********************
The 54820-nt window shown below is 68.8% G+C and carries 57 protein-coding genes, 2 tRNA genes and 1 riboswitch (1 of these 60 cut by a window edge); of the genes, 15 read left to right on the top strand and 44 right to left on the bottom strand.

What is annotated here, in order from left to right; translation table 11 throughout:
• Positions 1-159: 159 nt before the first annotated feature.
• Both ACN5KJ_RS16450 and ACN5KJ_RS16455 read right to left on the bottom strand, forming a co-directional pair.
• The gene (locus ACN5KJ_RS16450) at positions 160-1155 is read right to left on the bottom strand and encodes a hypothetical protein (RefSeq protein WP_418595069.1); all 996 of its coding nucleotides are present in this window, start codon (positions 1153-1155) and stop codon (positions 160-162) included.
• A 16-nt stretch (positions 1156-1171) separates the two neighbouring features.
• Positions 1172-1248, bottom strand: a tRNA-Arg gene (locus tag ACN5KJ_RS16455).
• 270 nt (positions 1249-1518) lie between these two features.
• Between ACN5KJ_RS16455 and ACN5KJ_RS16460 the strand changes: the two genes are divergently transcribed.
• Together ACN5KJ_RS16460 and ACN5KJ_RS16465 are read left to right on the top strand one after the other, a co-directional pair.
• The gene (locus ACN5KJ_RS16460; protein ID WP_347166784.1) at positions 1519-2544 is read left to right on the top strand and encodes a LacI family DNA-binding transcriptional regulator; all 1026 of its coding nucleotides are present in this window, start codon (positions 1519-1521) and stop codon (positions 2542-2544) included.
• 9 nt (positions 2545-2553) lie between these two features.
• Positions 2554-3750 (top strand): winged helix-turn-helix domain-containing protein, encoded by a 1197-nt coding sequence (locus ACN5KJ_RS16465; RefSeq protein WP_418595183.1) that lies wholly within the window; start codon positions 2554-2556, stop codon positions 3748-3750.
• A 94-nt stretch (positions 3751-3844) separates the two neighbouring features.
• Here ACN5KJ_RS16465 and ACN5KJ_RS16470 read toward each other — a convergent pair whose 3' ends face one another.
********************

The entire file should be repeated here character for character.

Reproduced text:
The 54820-nt window shown below is 68.8% G+C and carries 57 protein-coding genes, 2 tRNA genes and 1 riboswitch (1 of these 60 cut by a window edge); of the genes, 15 read left to right on the top strand and 44 right to left on the bottom strand.

What is annotated here, in order from left to right; translation table 11 throughout:
• Positions 1-159: 159 nt before the first annotated feature.
• Both ACN5KJ_RS16450 and ACN5KJ_RS16455 read right to left on the bottom strand, forming a co-directional pair.
• The gene (locus ACN5KJ_RS16450) at positions 160-1155 is read right to left on the bottom strand and encodes a hypothetical protein (RefSeq protein WP_418595069.1); all 996 of its coding nucleotides are present in this window, start codon (positions 1153-1155) and stop codon (positions 160-162) included.
• A 16-nt stretch (positions 1156-1171) separates the two neighbouring features.
• Positions 1172-1248, bottom strand: a tRNA-Arg gene (locus tag ACN5KJ_RS16455).
• 270 nt (positions 1249-1518) lie between these two features.
• Between ACN5KJ_RS16455 and ACN5KJ_RS16460 the strand changes: the two genes are divergently transcribed.
• Together ACN5KJ_RS16460 and ACN5KJ_RS16465 are read left to right on the top strand one after the other, a co-directional pair.
• The gene (locus ACN5KJ_RS16460; protein ID WP_347166784.1) at positions 1519-2544 is read left to right on the top strand and encodes a LacI family DNA-binding transcriptional regulator; all 1026 of its coding nucleotides are present in this window, start codon (positions 1519-1521) and stop codon (positions 2542-2544) included.
• 9 nt (positions 2545-2553) lie between these two features.
• Positions 2554-3750 (top strand): winged helix-turn-helix domain-containing protein, encoded by a 1197-nt coding sequence (locus ACN5KJ_RS16465; RefSeq protein WP_418595183.1) that lies wholly within the window; start codon positions 2554-2556, stop codon positions 3748-3750.
• A 94-nt stretch (positions 3751-3844) separates the two neighbouring features.
• Here ACN5KJ_RS16465 and ACN5KJ_RS16470 read toward each other — a convergent pair whose 3' ends face one another.